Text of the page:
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Medications for opioid use disorder in pregnancy in a state women's prison facility.

Research paper by Andrea K AK Knittel, Samantha S Zarnick, John M JM Thorp, Elton E Amos, Hendree E HE Jones

Indexed on: 20 Jul '20Published on: 20 Jul '20Published in: Drug and Alcohol Dependence



Abstract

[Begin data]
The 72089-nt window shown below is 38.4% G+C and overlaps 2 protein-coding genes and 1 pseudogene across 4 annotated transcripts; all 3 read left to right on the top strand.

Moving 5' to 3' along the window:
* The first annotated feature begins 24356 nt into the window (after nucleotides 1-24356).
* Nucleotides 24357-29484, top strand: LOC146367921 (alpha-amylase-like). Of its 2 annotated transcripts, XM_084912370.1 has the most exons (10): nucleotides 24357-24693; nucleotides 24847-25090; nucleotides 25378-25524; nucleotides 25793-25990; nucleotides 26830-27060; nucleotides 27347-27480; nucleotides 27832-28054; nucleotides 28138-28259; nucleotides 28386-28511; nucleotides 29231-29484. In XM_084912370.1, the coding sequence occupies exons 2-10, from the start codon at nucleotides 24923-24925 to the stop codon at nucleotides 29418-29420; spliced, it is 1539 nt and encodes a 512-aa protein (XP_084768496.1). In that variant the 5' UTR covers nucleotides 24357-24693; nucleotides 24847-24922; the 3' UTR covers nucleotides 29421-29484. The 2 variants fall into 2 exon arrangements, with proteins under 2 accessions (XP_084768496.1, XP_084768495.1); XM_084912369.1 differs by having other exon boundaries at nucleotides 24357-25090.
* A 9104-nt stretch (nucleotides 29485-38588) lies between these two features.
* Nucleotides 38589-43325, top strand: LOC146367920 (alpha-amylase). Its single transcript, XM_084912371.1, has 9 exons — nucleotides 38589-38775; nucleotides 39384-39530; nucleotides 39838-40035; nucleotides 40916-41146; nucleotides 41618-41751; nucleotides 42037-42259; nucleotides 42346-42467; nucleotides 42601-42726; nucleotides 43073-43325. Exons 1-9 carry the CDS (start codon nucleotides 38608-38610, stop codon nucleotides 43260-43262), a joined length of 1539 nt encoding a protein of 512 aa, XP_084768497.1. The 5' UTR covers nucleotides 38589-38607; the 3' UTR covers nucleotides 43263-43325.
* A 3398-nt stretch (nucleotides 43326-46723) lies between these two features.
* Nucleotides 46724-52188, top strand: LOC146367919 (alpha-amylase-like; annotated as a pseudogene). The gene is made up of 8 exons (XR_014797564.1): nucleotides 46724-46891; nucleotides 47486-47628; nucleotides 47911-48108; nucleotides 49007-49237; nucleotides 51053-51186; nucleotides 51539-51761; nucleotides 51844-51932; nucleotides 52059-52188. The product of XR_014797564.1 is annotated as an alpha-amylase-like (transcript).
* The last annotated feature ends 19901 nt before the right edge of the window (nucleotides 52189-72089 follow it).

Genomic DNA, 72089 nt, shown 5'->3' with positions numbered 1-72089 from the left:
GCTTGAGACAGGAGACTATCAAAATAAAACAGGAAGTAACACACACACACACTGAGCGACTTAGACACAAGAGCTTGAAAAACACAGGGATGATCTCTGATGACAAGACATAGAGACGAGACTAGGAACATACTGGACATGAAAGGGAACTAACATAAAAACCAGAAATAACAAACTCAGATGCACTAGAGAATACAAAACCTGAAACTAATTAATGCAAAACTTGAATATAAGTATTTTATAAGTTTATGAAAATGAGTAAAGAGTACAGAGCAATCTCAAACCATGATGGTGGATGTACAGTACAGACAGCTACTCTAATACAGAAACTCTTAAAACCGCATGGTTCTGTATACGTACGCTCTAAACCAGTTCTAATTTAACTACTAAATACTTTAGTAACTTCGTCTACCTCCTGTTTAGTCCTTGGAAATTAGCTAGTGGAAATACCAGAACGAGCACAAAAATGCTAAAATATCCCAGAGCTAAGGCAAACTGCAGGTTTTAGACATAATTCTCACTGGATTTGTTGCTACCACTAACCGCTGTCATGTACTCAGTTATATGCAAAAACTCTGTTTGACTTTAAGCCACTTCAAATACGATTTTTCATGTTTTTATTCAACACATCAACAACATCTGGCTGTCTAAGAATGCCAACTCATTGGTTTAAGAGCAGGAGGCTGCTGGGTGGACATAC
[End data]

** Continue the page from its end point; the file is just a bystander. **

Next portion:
Medication for opioid use disorder (MOUD) improves both maternal and neonatal outcomes for pregnant women with opioid use disorder (OUD). Although correctional policies often state that incarcerated pregnant women with OUD should receive MOUD, implementation data is scant. Our aims were to 1) quantify the extent to which pregnant women in a Southeastern prison received MOUD during their incarceration; 2) to describe the medications and doses used during incarceration and frequency of MOUD referral after incarceration; and 3) identify associations between maternal characteristics and receipt of MOUD in order to identify points of intervention for clinical policy change. We conducted a retrospective chart review of pregnant women with OUD in a North Carolina state women's prison from 2016-2018. We collected MOUD, demographic, custody, pregnancy, and pre-incarceration substance use data. We used descriptive statistics, chi square tests, and logistic regression. There were 179 pregnant women with OUD. During incarceration, 11.7 % received buprenorphine, 17.8 % methadone, 22.8 % oxycodone, and 47.8 % did not receive any opioid medications. Of those who received buprenorphine, methadone, and no MOUD, respectively, 65 %, 51.2 %, and 3.2 % were referred for community MOUD. Women were more likely to receive MOUD during incarceration if they had received MOUD pre-incarceration. There was significant unmet need for MOUD and MOUD referral among pregnant women imprisoned in North Carolina from 2016-2018. Our findings suggest that the initial assessment for MOUD and referral to a community MOUD provider may represent opportunities to improve MOUD access for this population. Copyright © 2020 Elsevier B.V. All rights reserved.